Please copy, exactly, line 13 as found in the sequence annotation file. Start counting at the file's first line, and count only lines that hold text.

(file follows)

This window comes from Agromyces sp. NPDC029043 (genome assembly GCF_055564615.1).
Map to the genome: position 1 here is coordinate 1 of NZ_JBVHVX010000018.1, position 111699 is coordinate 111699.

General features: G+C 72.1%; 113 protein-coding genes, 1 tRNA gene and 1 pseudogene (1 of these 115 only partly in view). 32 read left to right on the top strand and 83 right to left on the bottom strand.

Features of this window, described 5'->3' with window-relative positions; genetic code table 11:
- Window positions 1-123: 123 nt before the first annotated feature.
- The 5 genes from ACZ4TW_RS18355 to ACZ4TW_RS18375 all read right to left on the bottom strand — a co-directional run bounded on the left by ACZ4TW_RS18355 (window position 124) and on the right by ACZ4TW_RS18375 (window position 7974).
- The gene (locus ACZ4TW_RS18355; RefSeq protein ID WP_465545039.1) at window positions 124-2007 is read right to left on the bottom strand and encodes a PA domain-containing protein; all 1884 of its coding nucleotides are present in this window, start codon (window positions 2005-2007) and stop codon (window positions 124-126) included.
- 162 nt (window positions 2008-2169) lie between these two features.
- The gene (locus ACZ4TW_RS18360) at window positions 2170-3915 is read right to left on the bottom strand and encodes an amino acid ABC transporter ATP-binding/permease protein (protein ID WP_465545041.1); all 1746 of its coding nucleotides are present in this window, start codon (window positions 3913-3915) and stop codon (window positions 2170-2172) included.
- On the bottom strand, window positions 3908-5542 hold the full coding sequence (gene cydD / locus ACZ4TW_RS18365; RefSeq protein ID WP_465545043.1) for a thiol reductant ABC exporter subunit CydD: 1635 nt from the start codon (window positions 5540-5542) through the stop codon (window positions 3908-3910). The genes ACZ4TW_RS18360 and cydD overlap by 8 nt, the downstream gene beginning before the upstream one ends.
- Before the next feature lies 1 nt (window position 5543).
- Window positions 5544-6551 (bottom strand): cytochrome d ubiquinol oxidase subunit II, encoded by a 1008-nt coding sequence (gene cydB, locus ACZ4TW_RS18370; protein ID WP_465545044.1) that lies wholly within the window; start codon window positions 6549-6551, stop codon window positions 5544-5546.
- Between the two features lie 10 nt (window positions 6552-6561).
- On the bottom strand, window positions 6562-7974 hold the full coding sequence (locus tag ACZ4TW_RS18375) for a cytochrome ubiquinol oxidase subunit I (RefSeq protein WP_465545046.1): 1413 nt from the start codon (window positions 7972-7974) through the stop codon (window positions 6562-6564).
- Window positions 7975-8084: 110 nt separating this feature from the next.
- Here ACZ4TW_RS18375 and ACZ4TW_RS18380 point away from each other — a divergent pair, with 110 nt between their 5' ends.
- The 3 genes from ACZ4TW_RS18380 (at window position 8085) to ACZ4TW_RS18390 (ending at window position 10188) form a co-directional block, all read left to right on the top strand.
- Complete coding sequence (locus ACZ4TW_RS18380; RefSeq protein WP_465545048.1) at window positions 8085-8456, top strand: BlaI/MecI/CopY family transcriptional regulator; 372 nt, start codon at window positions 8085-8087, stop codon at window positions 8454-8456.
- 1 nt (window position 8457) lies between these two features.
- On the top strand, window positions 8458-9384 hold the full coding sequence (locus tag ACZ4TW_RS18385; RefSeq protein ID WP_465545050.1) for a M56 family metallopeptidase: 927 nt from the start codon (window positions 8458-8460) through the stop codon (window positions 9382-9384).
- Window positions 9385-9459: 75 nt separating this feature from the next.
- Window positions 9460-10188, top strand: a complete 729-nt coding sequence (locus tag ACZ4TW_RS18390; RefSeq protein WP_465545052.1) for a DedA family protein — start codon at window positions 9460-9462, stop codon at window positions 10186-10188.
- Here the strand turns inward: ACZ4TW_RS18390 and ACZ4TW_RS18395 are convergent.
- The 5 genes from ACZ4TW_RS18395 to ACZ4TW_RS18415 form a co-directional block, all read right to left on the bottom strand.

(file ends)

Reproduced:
- Between the two features lie 10 nt (window positions 6552-6561).